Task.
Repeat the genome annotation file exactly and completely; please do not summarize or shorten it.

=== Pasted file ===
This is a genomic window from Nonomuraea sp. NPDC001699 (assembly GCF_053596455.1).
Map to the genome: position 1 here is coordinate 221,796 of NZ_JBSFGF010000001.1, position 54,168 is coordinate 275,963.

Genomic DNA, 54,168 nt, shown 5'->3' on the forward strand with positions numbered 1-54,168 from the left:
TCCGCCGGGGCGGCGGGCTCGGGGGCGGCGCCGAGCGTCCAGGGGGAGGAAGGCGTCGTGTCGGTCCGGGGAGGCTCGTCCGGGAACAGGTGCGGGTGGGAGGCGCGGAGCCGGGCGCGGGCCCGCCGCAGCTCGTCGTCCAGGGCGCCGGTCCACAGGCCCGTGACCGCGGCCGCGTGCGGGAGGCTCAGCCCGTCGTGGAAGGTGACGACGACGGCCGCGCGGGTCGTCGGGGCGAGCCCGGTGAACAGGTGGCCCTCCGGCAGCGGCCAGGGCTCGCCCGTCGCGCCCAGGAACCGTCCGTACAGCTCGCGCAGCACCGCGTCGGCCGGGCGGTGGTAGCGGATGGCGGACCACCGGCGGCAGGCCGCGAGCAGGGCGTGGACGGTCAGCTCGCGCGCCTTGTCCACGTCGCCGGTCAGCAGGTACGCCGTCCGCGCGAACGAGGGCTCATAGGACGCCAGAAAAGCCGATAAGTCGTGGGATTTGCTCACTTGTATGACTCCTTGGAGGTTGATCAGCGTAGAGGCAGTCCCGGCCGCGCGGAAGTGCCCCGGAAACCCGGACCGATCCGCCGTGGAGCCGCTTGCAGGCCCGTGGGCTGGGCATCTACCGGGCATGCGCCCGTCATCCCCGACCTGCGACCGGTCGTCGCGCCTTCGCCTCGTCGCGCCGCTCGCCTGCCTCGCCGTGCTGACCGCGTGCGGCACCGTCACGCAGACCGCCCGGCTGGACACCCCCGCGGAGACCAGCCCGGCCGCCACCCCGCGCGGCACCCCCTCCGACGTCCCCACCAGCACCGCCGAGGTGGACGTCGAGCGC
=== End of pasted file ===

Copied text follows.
This is a genomic window from Nonomuraea sp. NPDC001699 (assembly GCF_053596455.1).
Map to the genome: position 1 here is coordinate 221,796 of NZ_JBSFGF010000001.1, position 54,168 is coordinate 275,963.

Genomic DNA, 54,168 nt, shown 5'->3' on the forward strand with positions numbered 1-54,168 from the left:
TCCGCCGGGGCGGCGGGCTCGGGGGCGGCGCCGAGCGTCCAGGGGGAGGAAGGCGTCGTGTCGGTCCGGGGAGGCTCGTCCGGGAACAGGTGCGGGTGGGAGGCGCGGAGCCGGGCGCGGGCCCGCCGCAGCTCGTCGTCCAGGGCGCCGGTCCACAGGCCCGTGACCGCGGCCGCGTGCGGGAGGCTCAGCCCGTCGTGGAAGGTGACGACGACGGCCGCGCGGGTCGTCGGGGCGAGCCCGGTGAACAGGTGGCCCTCCGGCAGCGGCCAGGGCTCGCCCGTCGCGCCCAGGAACCGTCCGTACAGCTCGCGCAGCACCGCGTCGGCCGGGCGGTGGTAGCGGATGGCGGACCACCGGCGGCAGGCCGCGAGCAGGGCGTGGACGGTCAGCTCGCGCGCCTTGTCCACGTCGCCGGTCAGCAGGTACGCCGTCCGCGCGAACGAGGGCTCATAGGACGCCAGAAAAGCCGATAAGTCGTGGGATTTGCTCACTTGTATGACTCCTTGGAGGTTGATCAGCGTAGAGGCAGTCCCGGCCGCGCGGAAGTGCCCCGGAAACCCGGACCGATCCGCCGTGGAGCCGCTTGCAGGCCCGTGGGCTGGGCATCTACCGGGCATGCGCCCGTCATCCCCGACCTGCGACCGGTCGTCGCGCCTTCGCCTCGTCGCGCCGCTCGCCTGCCTCGCCGTGCTGACCGCGTGCGGCACCGTCACGCAGACCGCCCGGCTGGACACCCCCGCGGAGACCAGCCCGGCCGCCACCCCGCGCGGCACCCCCTCCGACGTCCCCACCAGCACCGCCGAGGTGGACGTCGAGCGC